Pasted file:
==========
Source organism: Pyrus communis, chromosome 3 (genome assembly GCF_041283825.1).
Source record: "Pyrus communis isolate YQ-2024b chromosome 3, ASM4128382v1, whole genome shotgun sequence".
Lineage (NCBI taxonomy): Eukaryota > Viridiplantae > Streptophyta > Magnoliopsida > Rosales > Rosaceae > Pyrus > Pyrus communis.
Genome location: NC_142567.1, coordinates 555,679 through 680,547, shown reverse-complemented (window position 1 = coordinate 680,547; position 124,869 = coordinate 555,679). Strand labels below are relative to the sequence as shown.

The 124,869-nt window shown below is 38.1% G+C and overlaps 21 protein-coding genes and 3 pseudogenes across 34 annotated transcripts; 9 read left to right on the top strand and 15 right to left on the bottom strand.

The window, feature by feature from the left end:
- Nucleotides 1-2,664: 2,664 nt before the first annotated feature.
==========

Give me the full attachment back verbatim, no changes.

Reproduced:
Source organism: Pyrus communis, chromosome 3 (genome assembly GCF_041283825.1).
Source record: "Pyrus communis isolate YQ-2024b chromosome 3, ASM4128382v1, whole genome shotgun sequence".
Lineage (NCBI taxonomy): Eukaryota > Viridiplantae > Streptophyta > Magnoliopsida > Rosales > Rosaceae > Pyrus > Pyrus communis.
Genome location: NC_142567.1, coordinates 555,679 through 680,547, shown reverse-complemented (window position 1 = coordinate 680,547; position 124,869 = coordinate 555,679). Strand labels below are relative to the sequence as shown.

The 124,869-nt window shown below is 38.1% G+C and overlaps 21 protein-coding genes and 3 pseudogenes across 34 annotated transcripts; 9 read left to right on the top strand and 15 right to left on the bottom strand.

The window, feature by feature from the left end:
- Nucleotides 1-2,664: 2,664 nt before the first annotated feature.